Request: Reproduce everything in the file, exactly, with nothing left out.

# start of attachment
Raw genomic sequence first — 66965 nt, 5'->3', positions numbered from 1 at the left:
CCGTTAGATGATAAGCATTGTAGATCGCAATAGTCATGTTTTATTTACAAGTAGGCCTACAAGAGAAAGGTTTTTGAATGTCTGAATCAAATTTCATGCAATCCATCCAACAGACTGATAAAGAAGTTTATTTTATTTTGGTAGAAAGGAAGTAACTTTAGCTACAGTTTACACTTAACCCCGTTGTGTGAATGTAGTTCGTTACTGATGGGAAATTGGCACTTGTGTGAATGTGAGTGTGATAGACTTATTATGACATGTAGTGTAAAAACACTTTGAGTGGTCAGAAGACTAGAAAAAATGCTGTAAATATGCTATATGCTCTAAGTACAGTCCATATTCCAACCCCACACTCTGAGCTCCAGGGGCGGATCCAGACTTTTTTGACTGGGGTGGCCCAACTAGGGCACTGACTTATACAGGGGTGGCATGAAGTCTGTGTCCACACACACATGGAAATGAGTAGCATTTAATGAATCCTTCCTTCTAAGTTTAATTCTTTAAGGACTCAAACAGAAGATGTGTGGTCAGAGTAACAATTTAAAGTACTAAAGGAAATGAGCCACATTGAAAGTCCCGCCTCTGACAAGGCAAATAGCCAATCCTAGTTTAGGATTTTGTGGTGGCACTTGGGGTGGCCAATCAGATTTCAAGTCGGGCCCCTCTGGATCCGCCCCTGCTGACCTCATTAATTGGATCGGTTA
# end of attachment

Raw genomic sequence first — 66965 nt, 5'->3', positions numbered from 1 at the left:
CCGTTAGATGATAAGCATTGTAGATCGCAATAGTCATGTTTTATTTACAAGTAGGCCTACAAGAGAAAGGTTTTTGAATGTCTGAATCAAATTTCATGCAATCCATCCAACAGACTGATAAAGAAGTTTATTTTATTTTGGTAGAAAGGAAGTAACTTTAGCTACAGTTTACACTTAACCCCGTTGTGTGAATGTAGTTCGTTACTGATGGGAAATTGGCACTTGTGTGAATGTGAGTGTGATAGACTTATTATGACATGTAGTGTAAAAACACTTTGAGTGGTCAGAAGACTAGAAAAAATGCTGTAAATATGCTATATGCTCTAAGTACAGTCCATATTCCAACCCCACACTCTGAGCTCCAGGGGCGGATCCAGACTTTTTTGACTGGGGTGGCCCAACTAGGGCACTGACTTATACAGGGGTGGCATGAAGTCTGTGTCCACACACACATGGAAATGAGTAGCATTTAATGAATCCTTCCTTCTAAGTTTAATTCTTTAAGGACTCAAACAGAAGATGTGTGGTCAGAGTAACAATTTAAAGTACTAAAGGAAATGAGCCACATTGAAAGTCCCGCCTCTGACAAGGCAAATAGCCAATCCTAGTTTAGGATTTTGTGGTGGCACTTGGGGTGGCCAATCAGATTTCAAGTCGGGCCCCTCTGGATCCGCCCCTGCTGACCTCATTAATTGGATCGGTTA